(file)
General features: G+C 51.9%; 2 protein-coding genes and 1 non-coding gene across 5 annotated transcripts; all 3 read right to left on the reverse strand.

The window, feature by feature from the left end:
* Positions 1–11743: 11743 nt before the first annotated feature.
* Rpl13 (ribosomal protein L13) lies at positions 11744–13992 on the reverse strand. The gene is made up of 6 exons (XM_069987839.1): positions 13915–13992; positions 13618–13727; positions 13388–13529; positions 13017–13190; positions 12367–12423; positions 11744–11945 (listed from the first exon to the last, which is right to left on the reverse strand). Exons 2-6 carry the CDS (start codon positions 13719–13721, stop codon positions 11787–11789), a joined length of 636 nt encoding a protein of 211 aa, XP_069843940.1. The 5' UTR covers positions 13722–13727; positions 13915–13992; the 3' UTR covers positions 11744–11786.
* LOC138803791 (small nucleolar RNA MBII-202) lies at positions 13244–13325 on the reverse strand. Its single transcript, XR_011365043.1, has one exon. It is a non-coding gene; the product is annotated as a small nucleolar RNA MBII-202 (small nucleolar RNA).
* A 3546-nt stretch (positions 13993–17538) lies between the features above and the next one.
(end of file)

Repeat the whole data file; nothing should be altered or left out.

General features: G+C 51.9%; 2 protein-coding genes and 1 non-coding gene across 5 annotated transcripts; all 3 read right to left on the reverse strand.

The window, feature by feature from the left end:
* Positions 1–11743: 11743 nt before the first annotated feature.
* Rpl13 (ribosomal protein L13) lies at positions 11744–13992 on the reverse strand. The gene is made up of 6 exons (XM_069987839.1): positions 13915–13992; positions 13618–13727; positions 13388–13529; positions 13017–13190; positions 12367–12423; positions 11744–11945 (listed from the first exon to the last, which is right to left on the reverse strand). Exons 2-6 carry the CDS (start codon positions 13719–13721, stop codon positions 11787–11789), a joined length of 636 nt encoding a protein of 211 aa, XP_069843940.1. The 5' UTR covers positions 13722–13727; positions 13915–13992; the 3' UTR covers positions 11744–11786.
* LOC138803791 (small nucleolar RNA MBII-202) lies at positions 13244–13325 on the reverse strand. Its single transcript, XR_011365043.1, has one exon. It is a non-coding gene; the product is annotated as a small nucleolar RNA MBII-202 (small nucleolar RNA).
* A 3546-nt stretch (positions 13993–17538) lies between the features above and the next one.